RALEIGH — As Hurricane Irma tracks west, its probable path has shifted towards central Tennessee. North Carolina Governor Roy Cooper issued and update today, cautioning residents statewide that – in spite of the latest storm data – there could be serious weather generated by the storm.
Governor Cooper said the highest concerns were flooding and mudslides in the mountain regions of western North Carolina as well as hurricane-strength winds along the South Carolina border.
Cooper added that statewide preparedness was “crucial,” and said emergency management teams were continuing to take the “large and powerful storm seriously.” The National Guard, FEMA teams and state agencies are still preparing for the storm to bring “heavy rains and winds to North Carolina starting Monday,” according to Cooper.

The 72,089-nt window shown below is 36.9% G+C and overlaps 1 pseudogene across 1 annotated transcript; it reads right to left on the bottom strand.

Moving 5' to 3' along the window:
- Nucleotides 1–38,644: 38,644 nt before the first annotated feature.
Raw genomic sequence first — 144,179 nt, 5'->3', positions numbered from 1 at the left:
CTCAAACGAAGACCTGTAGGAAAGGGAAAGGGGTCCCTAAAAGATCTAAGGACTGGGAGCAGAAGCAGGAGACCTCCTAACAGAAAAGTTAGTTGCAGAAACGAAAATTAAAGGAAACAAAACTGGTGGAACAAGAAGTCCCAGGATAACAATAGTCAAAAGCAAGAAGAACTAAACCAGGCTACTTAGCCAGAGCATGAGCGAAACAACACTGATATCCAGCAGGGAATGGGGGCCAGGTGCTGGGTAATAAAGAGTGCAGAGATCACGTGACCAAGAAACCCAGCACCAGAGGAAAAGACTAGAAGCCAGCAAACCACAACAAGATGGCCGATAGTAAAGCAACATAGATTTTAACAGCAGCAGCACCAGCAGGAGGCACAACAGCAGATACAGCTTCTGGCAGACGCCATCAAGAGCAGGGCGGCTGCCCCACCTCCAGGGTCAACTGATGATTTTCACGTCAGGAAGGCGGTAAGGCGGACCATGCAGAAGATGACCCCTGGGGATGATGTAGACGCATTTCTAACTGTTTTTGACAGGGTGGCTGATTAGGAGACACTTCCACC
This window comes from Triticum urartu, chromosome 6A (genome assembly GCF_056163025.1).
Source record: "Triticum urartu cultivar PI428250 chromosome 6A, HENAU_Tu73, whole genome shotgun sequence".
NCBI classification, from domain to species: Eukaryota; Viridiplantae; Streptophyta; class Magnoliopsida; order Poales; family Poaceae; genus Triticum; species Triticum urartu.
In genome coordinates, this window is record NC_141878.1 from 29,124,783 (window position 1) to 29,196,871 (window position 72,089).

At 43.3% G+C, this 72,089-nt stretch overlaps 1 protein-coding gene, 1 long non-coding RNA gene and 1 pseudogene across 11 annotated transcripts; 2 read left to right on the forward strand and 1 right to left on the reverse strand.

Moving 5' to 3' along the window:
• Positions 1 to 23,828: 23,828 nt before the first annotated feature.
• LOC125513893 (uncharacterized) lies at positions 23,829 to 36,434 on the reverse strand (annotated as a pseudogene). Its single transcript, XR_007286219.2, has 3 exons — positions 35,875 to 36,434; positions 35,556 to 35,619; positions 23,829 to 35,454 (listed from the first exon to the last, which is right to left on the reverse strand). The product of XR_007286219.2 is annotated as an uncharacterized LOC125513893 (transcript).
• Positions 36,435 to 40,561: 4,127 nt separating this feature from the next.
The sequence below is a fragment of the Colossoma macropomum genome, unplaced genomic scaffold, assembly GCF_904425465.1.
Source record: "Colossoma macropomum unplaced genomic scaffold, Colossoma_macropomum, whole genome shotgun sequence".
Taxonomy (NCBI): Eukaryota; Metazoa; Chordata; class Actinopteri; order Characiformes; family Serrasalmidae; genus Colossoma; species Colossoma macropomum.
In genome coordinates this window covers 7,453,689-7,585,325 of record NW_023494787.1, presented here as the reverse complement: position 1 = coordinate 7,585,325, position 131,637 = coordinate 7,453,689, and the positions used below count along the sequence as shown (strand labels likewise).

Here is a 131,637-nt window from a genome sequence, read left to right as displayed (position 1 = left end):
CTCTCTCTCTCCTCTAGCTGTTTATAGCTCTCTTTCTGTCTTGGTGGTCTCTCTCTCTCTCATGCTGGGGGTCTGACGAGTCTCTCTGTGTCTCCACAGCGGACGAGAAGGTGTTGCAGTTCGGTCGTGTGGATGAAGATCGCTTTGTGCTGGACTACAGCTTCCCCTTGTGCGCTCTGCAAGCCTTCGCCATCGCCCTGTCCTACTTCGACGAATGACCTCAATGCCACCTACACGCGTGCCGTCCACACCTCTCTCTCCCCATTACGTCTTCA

Cooper also echoed today’s Nation Weather Service warnings of severe rip currents and dangerous surf along the southeastern coast, including Brunswick, New Hanover and Pender counties.
The state is still preparing for additional traffic as the result of evacuations in southern states, particularly Florida, but no excessive overflow is expected. Cooper also reiterated that despite a few isolated and intermittent shortages, there was no concern for the state’s fuel supply.
You can watch the complete briefing here: